An activist, who was among those seized during the raid on Gaza aid flotilla, kisses his daughter following his arrival in Jordan, after crossing the Israeli-controlled Allenby Bridge. Image Credit: Reuters

Amman: A red laser dot appeared on his head, and seconds later he was shot dead. A member of the organisers rushed to his aid, only to have the man's brains spill out onto his hands.

This was the first death in the deadly attack on the Mavi Marmara — lead ship in the Freedom Flotilla carrying 700 aid workers, journalists and diplomats.

Israeli forces first attacked the ship 74 nautical miles from Gaza — six miles from the extended Israeli zone.

Israeli troops attacked the boat in three stages. The first attack came during dawn prayers when smoke bombs were thrown on deck. These were thrown overboard by the defence teams on board the ship.

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The Mavi Marmara tried to alter its course so that any further attack would occur during daylight, but the Israelis persisted and boarded the ship. They used paintball guns on passengers — the ammunition mixed with glass.

Israeli troops tried to board the ship from speedboats and the defence teams used hose pipes to prevent soldiers from boarding the vessel.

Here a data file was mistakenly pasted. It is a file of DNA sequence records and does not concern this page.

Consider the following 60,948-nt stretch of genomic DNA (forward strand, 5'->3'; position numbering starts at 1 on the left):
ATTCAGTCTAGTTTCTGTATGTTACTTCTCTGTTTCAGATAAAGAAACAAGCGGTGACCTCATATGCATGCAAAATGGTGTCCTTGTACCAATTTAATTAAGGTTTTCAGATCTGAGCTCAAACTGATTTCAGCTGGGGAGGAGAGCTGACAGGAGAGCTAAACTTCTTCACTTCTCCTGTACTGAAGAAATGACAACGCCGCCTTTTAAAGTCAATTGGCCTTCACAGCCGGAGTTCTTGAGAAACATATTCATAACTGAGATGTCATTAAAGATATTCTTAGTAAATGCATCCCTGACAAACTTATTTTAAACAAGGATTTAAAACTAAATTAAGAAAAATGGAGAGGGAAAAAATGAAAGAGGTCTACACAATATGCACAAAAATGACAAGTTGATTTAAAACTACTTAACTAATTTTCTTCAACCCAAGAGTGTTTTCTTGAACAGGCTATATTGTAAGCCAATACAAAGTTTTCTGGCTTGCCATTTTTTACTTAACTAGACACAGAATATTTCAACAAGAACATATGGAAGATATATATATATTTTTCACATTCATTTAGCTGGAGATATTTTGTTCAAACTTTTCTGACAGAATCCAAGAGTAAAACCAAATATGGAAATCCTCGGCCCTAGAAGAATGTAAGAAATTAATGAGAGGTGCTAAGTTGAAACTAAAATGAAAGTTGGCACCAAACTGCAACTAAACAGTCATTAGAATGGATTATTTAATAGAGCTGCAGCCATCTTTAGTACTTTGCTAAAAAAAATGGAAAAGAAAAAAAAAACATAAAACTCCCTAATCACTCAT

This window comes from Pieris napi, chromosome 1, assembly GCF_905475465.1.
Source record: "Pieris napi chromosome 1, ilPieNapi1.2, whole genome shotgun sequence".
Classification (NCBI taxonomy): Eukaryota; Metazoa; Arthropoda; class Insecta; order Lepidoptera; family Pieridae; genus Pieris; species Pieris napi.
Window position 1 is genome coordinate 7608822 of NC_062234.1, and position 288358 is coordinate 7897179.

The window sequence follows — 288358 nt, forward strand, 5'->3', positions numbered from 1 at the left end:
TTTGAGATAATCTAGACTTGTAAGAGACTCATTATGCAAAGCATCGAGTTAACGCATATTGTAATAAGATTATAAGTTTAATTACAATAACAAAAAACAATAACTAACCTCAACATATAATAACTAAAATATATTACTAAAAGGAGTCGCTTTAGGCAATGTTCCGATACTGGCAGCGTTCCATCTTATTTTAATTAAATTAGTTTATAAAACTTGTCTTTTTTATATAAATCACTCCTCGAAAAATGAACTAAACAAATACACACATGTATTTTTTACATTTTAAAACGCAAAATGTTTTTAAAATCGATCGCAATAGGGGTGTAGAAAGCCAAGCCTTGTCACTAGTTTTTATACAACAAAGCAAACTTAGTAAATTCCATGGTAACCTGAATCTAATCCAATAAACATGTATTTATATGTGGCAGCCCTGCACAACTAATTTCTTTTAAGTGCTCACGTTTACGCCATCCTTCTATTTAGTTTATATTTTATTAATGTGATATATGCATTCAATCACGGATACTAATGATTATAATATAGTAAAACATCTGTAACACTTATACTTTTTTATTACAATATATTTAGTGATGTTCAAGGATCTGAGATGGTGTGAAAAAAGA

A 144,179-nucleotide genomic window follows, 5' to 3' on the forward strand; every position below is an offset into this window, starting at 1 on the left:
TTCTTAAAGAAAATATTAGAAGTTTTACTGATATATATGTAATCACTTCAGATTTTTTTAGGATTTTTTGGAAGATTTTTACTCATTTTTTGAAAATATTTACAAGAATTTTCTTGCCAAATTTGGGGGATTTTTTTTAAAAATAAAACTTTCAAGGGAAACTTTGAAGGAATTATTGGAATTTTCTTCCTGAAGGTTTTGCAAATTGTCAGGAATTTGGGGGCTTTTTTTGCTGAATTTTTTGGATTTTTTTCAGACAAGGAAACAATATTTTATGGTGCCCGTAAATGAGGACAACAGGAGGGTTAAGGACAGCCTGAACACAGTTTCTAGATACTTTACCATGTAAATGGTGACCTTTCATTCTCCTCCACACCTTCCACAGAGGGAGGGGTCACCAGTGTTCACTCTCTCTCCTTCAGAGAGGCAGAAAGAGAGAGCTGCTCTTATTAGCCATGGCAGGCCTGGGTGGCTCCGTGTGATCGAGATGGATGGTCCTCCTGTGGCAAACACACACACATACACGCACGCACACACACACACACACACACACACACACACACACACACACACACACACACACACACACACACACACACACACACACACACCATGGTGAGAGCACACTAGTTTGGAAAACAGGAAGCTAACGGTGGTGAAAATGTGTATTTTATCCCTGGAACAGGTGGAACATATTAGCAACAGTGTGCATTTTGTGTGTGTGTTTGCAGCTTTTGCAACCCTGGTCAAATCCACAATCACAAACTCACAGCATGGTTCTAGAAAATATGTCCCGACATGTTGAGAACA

Makeshift weapons were fashioned from items lying on the deck, but there were absolutely no weapons on board the ship, as Israel claims. As chaos and panic swept the boat the Israelis began stage two, using rubber bullets. Once blood started flowing, anger mounted against the Israelis.

Gulf News statement on the Israeli attack

In the third attack, the injuries turned to deaths. Four people were killed instantly while 12 others bled to death. Finally, the captain surrendered and agreed to take the Mavi Marmara to the Israeli port city of Ashdod after an Israeli soldier pointed a gun at a one-year-old Turkish child.

— Abbas Al Lawati has been freed. He left Amman, Jordan, for Muscat, Oman, and was scheduled to arrive late last night.